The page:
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What Does a Corporate Trainer Do?

Touro Graduate School of Technology/Instructional Technology alumna Sherisse Brown talks about her role as a corporate trainer in the EdTech world, and shares the five essential skills a corporate trainer should have.
By Elizabeth Nelson

If you’ve ever sent an email, checked your account balance on a mobile banking app, or downloaded a photo onto your smartphone, then you’ve used cloud computing technology — or “the cloud,” as it’s often called.
As the education and outreach coordinator at a medical library, Sherisse Brown occasionally found herself with the chance to provide instruction to various groups of people. “My job had many different aspects. I was not primarily focused on training, but when I had the opportunity to lead a training, I definitely enjoyed it,” she explained recently. “That’s what motivated me to go back to school —and I chose Touro Graduate School of Technology because they had a program that focused on corporate training.”
Touro GST’s Master of Science in Instructional Technology degree prepares graduates to pursue a number of exciting and lucrative careers, including a career as a corporate trainer. But what exactly does a corporate trainer do—and what skills are needed to excel in this role? We talked to Brown, now a corporate trainer and learning specialist at Weill Cornell Medicine, about what it takes to become a corporate trainer, the difference between a corporate trainer and a corporate designer, and why she chose Touro to take her to the next stage of her career.

TechSpec: For someone who is unfamiliar with the job, can you give a brief overview of what a corporate trainer does?

Sherisse Brown: Simply put, a corporate trainer is responsible for providing specific training to all employees in an organization to increase their productivity, which includes their skills and knowledge. Corporate trainers work with other managers to find where there is a skill gap, and figure out where they can provide training to fill those gaps.

TS: Can you explain what the difference is between a corporate trainer and a corporate designer?

SB: First off, as a corporate trainer you need to have excellent communication and presentation skills. That’s vital. Good time management is another important one. You also need to be proficient in Microsoft Office, especially PowerPoint. And these days, I would add that you need strong video production skills, because with what’s going on in the world, with the pandemic, you have to do more virtual training. I’m doing remote trainings through Zoom, and having strong video editing skills is really important, whether it’s Camtasia or another type of software.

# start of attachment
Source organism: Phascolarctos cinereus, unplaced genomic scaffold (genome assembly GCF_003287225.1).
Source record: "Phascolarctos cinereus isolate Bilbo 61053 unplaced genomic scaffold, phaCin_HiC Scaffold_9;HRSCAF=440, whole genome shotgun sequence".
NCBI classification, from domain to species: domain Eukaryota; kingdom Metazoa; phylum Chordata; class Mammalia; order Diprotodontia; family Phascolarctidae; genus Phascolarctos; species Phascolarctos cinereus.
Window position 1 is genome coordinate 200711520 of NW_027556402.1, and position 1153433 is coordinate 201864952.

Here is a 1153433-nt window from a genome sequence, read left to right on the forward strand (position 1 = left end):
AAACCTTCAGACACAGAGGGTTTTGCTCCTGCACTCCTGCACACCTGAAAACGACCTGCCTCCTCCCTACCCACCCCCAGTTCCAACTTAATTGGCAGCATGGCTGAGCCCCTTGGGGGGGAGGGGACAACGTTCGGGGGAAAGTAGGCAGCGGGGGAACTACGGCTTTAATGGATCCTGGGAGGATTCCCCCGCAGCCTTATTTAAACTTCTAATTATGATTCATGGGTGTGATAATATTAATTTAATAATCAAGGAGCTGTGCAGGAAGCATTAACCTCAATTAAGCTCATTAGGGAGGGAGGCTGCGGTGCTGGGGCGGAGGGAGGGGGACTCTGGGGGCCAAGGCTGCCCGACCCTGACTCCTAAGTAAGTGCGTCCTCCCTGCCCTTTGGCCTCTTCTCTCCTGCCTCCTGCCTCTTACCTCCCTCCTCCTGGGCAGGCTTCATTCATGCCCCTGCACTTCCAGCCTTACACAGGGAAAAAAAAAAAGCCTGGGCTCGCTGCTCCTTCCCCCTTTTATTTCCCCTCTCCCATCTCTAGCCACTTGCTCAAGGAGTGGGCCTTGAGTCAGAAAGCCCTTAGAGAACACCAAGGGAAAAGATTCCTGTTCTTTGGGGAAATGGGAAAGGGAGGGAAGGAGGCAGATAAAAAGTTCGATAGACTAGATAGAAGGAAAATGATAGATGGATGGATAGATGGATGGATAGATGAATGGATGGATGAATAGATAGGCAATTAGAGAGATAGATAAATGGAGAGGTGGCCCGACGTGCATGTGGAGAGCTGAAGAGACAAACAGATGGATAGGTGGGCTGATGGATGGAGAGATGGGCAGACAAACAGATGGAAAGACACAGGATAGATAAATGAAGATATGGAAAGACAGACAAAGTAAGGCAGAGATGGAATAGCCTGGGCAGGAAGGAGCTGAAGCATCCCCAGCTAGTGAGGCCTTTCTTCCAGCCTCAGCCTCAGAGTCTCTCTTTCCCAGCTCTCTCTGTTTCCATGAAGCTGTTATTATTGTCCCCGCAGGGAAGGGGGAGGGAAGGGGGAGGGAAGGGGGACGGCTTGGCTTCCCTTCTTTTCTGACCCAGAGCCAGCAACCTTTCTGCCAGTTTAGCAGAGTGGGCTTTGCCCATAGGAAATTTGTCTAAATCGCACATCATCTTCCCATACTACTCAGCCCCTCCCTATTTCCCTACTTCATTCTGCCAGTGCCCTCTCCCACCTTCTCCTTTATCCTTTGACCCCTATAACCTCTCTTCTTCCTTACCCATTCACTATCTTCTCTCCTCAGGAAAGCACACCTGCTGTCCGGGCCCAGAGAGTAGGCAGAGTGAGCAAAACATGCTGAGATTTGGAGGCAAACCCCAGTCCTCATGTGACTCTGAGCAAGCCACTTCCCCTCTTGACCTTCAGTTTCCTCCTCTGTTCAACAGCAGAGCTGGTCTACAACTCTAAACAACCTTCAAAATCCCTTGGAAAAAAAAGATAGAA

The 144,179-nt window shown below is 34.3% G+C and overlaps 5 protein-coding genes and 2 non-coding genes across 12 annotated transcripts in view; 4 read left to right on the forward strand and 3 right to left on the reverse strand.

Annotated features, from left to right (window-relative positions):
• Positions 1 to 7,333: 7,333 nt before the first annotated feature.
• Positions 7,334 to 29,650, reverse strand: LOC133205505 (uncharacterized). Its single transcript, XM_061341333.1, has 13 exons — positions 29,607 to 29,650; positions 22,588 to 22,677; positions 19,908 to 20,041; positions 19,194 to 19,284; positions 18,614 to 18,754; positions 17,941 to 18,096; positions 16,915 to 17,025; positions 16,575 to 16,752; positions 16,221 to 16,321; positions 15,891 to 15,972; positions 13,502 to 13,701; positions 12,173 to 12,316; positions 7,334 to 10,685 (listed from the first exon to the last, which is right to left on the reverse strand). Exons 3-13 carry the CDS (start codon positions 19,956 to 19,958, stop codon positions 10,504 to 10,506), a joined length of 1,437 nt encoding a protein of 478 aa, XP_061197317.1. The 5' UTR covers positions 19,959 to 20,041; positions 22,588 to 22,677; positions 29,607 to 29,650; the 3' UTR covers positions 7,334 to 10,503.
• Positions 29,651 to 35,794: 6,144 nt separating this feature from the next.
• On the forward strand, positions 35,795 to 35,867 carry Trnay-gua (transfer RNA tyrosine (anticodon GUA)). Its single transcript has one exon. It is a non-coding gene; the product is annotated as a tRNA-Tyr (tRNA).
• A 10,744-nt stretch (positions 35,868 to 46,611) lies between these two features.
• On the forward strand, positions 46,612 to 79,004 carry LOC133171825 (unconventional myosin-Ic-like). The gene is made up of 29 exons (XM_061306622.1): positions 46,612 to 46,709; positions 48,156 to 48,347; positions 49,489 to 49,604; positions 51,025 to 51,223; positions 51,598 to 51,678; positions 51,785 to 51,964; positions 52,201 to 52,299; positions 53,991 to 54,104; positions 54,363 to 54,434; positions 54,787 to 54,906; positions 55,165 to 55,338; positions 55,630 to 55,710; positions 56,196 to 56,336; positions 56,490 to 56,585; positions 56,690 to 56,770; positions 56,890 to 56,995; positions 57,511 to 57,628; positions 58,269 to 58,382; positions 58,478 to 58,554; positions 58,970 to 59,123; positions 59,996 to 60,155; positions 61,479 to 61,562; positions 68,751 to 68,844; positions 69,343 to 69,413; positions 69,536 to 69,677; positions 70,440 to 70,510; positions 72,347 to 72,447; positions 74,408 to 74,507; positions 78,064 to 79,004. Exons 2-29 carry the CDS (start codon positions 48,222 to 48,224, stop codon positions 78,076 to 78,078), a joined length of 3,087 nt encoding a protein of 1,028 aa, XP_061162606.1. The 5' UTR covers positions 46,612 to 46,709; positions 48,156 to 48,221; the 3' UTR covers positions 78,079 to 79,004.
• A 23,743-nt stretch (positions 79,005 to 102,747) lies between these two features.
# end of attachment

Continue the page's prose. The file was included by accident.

In general, I’d say you need to be able to stay on track with trends and technology, and be able to carry those skills over when you’re actually doing a presentation. Beyond that, it’s important to have a good grasp of adult learning theories and practices—understanding the different ways that adults learn, and some of the principles related to that. You need to be able to provide training that is engaging and motivational, and you need to be able to assess how things went in evaluations after the training.

TS: How did you decide to become a corporate trainer, and how did you discover the Instructional Technology program at Touro GST?

SB: I worked in a library for many years, moving into different roles every four or five years, working in many different departments and learning many different aspects of the business, and I knew I wanted to move more into the corporate field. As a corporate trainer, an advanced degree is definitely preferred, so I decided to invest in going back to school to receive my Master’s degree.

To make a long story short, what drew me to Touro is that they were offering a free class on photography, I attended the class, I enjoyed it, and afterward the Dean of the Graduate School of Technology, Dr. Issac Herskowitz, came in with some other faculty to talk about their programs. I stayed behind and got to hear more about the corporate trainer program, and it seemed like a perfect fit for me. Everyone was so warm and friendly, and answered all my questions—and on top of that, the cost was reasonable. Also, the classes were a hybrid of online and in-person, which appealed to me because I was working full-time and I was concerned about how I was going to take on the responsibility of completing a Master’s degree while continuing to work.

Basically, the faculty provided excellent instruction in every class that I took, and that played a key role in where I am today. The corporate trainer track at Touro gave me so many options, so when I graduated, I could look for jobs not only as a corporate trainer, but as a developer, or an instructional designer—there’s a lot of overlap in those fields, and I felt I could do so many different things with my degree. That's why I definitely recommend the program at Touro GST, because it offers so many possibilities. For me, because of my background working in a college and the skills that I had, everything just kind of fell into place, and I realized my ultimate goal of becoming a corporate trainer.

Now, I’m officially part of the Alumni Mentor Program at Touro, and two or three times a year, I’m a guest speaker at Professor Marty Hersowitz’s class, Effective Oral and Written Communication for Managers.

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